He became the first casualty of the 2017 Australian constitutional crisis. Ludlam’s resignation led to a number of MPs and Senators publicly clarifying their citizenship status, and also led to fellow Greens Senator and Deputy Leader Larissa Waters’s resignation four days later, after discovering she held Canadian citizenship.  A swathe of allegations regarding eligibility followed, which resulted in the establishment of the Citizenship Seven – referred to the High Court for assessment.

These rulings have plunged the government into disarray.  As a minority government, Turnbull’s slim grip on power will be tested in the result of the forthcoming New England by-election.   If the seat is not won by a Liberal or National candidate, the current government will cease to maintain its one seat majority, forcing a Federal election early next year.

Joyce’s dismissal also leaves open to challenge every ministerial decision he has made, as well as those made by Ms Nash, since October 20 last year.

Legal advice obtained by the ALP confirms that under section 64 of the constitution a person can only act as a minister for three months without being a member of Parliament. Mr Joyce is now invalid as an MP from the time of last year’s election on July 2, and the only decisions which are valid are those which he made in the first three months as minister after he was sworn in on July 19.

Ultimately, the impression that the Turnbull government is notable only for its chaos and instability has been reinforced.  If a Federal election is triggered by the result of the New England by-election, we could be facing yet another leadership change and an inevitable impact on business and consumer confidence.

Briefing note on the situation in Catalonia

NEWS, PUBLIC AFFAIRS
situation in Catalonia

The situation in Catalonia is complex.  For more than three decades the Regional Government of Catalonia (with a strong ruling and executive autonomy according to the Spanish Constitution) is trying to obtain further fiscal benefits...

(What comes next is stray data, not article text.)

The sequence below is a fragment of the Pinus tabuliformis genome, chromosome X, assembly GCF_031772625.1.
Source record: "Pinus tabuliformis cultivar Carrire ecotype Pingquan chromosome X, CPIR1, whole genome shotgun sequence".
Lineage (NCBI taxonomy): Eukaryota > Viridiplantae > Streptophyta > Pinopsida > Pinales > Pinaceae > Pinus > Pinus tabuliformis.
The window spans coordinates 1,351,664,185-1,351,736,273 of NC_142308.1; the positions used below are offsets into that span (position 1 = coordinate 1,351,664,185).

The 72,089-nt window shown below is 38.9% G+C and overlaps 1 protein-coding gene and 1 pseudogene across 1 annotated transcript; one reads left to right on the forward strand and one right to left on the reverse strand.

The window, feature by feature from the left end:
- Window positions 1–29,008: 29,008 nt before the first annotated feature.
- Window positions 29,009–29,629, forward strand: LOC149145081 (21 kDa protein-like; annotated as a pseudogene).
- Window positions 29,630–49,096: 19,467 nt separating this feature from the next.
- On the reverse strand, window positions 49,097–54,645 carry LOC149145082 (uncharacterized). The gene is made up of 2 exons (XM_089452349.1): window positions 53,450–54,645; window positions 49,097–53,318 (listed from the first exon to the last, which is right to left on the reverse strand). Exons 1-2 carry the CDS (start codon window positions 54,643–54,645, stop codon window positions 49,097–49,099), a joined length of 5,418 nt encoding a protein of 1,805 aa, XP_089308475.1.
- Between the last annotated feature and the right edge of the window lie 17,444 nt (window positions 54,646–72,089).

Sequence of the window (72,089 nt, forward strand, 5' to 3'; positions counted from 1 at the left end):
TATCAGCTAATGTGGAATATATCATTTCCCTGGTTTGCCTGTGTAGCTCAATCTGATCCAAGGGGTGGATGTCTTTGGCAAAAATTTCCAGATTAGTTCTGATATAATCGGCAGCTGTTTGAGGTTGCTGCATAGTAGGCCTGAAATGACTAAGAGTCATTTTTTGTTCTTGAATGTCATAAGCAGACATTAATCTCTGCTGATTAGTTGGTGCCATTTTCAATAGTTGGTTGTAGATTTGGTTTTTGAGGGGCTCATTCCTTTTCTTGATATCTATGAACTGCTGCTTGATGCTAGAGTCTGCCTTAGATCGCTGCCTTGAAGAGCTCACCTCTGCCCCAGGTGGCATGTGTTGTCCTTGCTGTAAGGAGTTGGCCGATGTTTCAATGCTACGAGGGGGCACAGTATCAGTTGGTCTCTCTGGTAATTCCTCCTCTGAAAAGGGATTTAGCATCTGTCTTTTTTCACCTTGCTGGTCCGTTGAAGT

The situation in Catalonia is complex.  For more than three decades the Regional Government of Catalonia (with a strong ruling and executive autonomy according to the Spanish Constitution) is trying to obtain further fiscal benefits from the Central Government. Negotiations on this front have had little success and for that and  for other historical demands over the last few years the Catalan government (Generalitat) has boosted its positioning claiming for an independence from Spain. To do so over the last couple of years the Catalan government has undertaken a campaign aiming at celebrating a referendum for Catalonia to decide its independence on October 1st.

This process is illegal as it does not respect the Spanish Constitution requirements nor the Catalan government’s current legislation. This situation has led to a strong mobilization by the Catalan government and a segment of Catalan citizens, students and supporters of independentists parties. From a civil society perspective this process is being opposed by the business community, most of the media, academia and intellectuals. The latter are mostly on the left ideology spectrum but strongly oppose the lack of democracy and respect of the law from the Catalan government in managing this so-called independence process.

From a legal perspective, though the Catalan government is keeping on saying publicly that the referendum will take place on October 1st, it will have no legal value at all in case it happens. We can expect ongoing street demonstrations in the next few days which will be echoed by the national and international media. The only way forward is that both, central and Catalan governments, engage in a political dialogue to set up the basis for a legal revision of Catalonia membership to Spain according to the Constitution and the full respect of the civil rights of all Catalonia citizens including the ones not in favour the independence process.

Another important part of the civil society supports ‘the right to decide’ and stands up for an open dialogue and the possibility of negotiating a future referendum with guarantees within the legal framework.

Despite measures being taken by the Spanish justice system and the authorities to prevent a planned illegal referendum on Catalan independence from taking place on Sunday, the regional premier, Carles Puigdemont, was determined on Thursday night that the poll would go ahead.

Get the full briefing note here.

Subsequent notes

Summaries of the recent events and some decoders to understand this awkward political situation have been prepared by Edelman Spain

  1. Reactions to the referendum 
  2. Fallout from the referendum
  3. The declaration of independence